Jem Records PSL 1025
The Grip Weeds have been making great rock’n’roll for nearly 30 years now, writing and performing music that shows a reverence for the great bands of the ’60s and early ’70s. Their songs contain hints of everyone from The Who to Paul Revere & The Raiders, but the band’s recordings are strong enough to stand on their own. Despite their affection for an earlier period in pop-music history, the Grip Weeds don’t sound retro. They make music that is fresh and vital.
The group’s newest recording, DiG, is a tribute to the bands that inspired them. Lenny Kaye wrote the liner notes, and the songs the Grip Weeds cover on the album have a similar lineage to the selections Kaye made for his seminal 1972 garage-rock compilation, Nuggets: Original Artyfacts from the First Psychedelic Era, 1965–1968.
Two songs on DiG also appeared on the original two-LP version of Nuggets. This version of the Blues Project’s “No Time like the Right Time” captures the spirit of the original, but has its own groove and an exciting variation on the instrumental break. The Grip Weeds bring even richer vocal harmonies to the Knickerbockers’ “Lies,” and Kurt Reil’s drums are fiercer and more rocking.
The original recordings of some other tunes covered on DiG were included on an expanded, four-CD version of Nuggets, but the Grip Weeds reach back for a few gems that are even more obscure. “Louie, Go Home” is a cover of a classic Paul Revere & The Raiders B-side from 1964. Grip Weeds guitarists Rick Reil and Kristen Pinell Reil bring more snarl to the guitars, and the background vocals are more layered than the original, but both recordings really rock. The new version of “Lie, Beg, Borrow and Steal” is every bit as loud and anarchic as the 1967 original by Mouse and the Traps, and Dave DeSantis’s solidly thumping bass helps carry the song forward.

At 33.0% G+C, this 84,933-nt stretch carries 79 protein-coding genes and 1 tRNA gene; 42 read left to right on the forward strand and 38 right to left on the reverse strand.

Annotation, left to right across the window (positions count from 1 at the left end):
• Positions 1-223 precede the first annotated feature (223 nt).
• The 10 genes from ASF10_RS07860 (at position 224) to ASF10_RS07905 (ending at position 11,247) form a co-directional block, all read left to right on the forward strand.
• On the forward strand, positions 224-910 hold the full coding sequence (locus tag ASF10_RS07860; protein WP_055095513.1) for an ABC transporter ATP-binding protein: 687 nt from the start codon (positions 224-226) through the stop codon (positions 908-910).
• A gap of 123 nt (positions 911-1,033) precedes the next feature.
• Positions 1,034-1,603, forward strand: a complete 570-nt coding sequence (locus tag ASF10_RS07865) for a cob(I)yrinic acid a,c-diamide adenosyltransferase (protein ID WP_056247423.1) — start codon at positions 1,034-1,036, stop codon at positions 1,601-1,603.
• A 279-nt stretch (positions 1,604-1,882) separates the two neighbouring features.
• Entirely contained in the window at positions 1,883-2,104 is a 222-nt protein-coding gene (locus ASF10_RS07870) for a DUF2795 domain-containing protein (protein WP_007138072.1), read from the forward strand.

Two years before The Marmalade had a big hit with “Reflections of My Life,” the band released “I See the Rain,” which didn’t chart, despite Graham Nash helping out on harmony vocals. The Grip Weeds give it a grand reading, with chiming guitars and luxurious backing vocals. Matthew Sweet and Susanna Hoffs did a fine version of the song on Under the Covers, Vol.1 (2006), but this new one is in no way redundant. A good song can always be refreshed.
Every time I hear The Byrds’ “Lady Friend” I am puzzled that it didn’t become a hit, and the Grips Weeds’ sterling interpretation of the song only reinforces that conviction. And, surprisingly, “I Love You” wasn’t a successful single for British Invasion band The Zombies, although the version by American one-hit wonder People! did chart. Kurt Reil’s drum opening and Pinell Reil’s enjoyable vocals and flute solo on the Grips Weeds’ arrangement make the song sound new again.
“Journey to the Center of the Mind” is an affirmation of Kristen Pinell Reil’s guitar-hero status and a reminder that Ted Nugent’s finest moments were with The Amboy Dukes. Pinell Reil’s vocal feature on a rich and enveloping take on The Velvet Underground’s “All Tomorrow’s Parties” is a high point of DiG. The Grip Weeds’ determination to go deep into the psychedelic catalog leads to an interpretation of “Child of the Moon” that is slightly slower than the Stones’ 1968 original and even more haunting.
My vinyl copy of DiG was pressed by Precision Record Pressing, a Canadian plant that was established as a joint venture with Czech company GZ Media. I found the vinyl to be of good quality, with quiet backgrounds, and comparable to GZ Media’s own standards. Kurt Reil recorded, mixed, and mastered DiG, and his brother Rick helped out with the mixing. The band has its own House of Vibes studio, which is outfitted with an impressive selection of analog and digital gear. On DiG, the result is music that sounds organic and warmly musical.
Many of these great ’60s and ’70s songs have been available on compilations for some time, so why buy a collection of new interpretations? Well, to begin with, you’ll hear the album and be moved search out “Louie, Go Home” and “Lady Friend” in the originals; you’ll discover The Gants when you hear “I Wonder”; and you’ll be reminded, once again, that “Something in the Air” is an essential tune from the 1960s and that Thunderclap Newman was an underappreciated band.
Most important, you’ll hear a great—and, in my opinion, important—band making these tunes their own. DiG is a reminder that the golden age of AM radio was a terrific era for songwriting, and proof, yet again, that the Grip Weeds are a great rock’n’roll band.
DiG is available on CD and vinyl at various retail spots, and as a download from Qobuz, Amazon Music, and other download sellers. An expanded set, which adds more Nuggets-era songs, is also available. You can buy directly from the band here.
. . . Joseph Taylor